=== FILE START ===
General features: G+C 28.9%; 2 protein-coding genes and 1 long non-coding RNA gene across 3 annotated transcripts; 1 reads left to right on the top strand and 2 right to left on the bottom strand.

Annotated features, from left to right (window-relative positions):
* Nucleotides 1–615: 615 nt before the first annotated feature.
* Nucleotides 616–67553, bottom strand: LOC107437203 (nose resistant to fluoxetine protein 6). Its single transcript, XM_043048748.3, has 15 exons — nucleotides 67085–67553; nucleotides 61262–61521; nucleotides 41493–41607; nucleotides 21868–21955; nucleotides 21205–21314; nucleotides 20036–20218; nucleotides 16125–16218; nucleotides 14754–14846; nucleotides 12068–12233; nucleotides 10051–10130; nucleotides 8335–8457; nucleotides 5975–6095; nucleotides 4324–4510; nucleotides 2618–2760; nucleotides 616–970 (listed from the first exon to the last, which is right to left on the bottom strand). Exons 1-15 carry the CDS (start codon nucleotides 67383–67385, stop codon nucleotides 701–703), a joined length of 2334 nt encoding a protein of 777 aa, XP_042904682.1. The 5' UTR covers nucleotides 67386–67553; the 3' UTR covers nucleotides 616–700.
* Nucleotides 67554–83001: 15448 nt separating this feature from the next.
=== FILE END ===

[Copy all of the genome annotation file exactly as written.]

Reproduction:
General features: G+C 28.9%; 2 protein-coding genes and 1 long non-coding RNA gene across 3 annotated transcripts; 1 reads left to right on the top strand and 2 right to left on the bottom strand.

Annotated features, from left to right (window-relative positions):
* Nucleotides 1–615: 615 nt before the first annotated feature.
* Nucleotides 616–67553, bottom strand: LOC107437203 (nose resistant to fluoxetine protein 6). Its single transcript, XM_043048748.3, has 15 exons — nucleotides 67085–67553; nucleotides 61262–61521; nucleotides 41493–41607; nucleotides 21868–21955; nucleotides 21205–21314; nucleotides 20036–20218; nucleotides 16125–16218; nucleotides 14754–14846; nucleotides 12068–12233; nucleotides 10051–10130; nucleotides 8335–8457; nucleotides 5975–6095; nucleotides 4324–4510; nucleotides 2618–2760; nucleotides 616–970 (listed from the first exon to the last, which is right to left on the bottom strand). Exons 1-15 carry the CDS (start codon nucleotides 67383–67385, stop codon nucleotides 701–703), a joined length of 2334 nt encoding a protein of 777 aa, XP_042904682.1. The 5' UTR covers nucleotides 67386–67553; the 3' UTR covers nucleotides 616–700.
* Nucleotides 67554–83001: 15448 nt separating this feature from the next.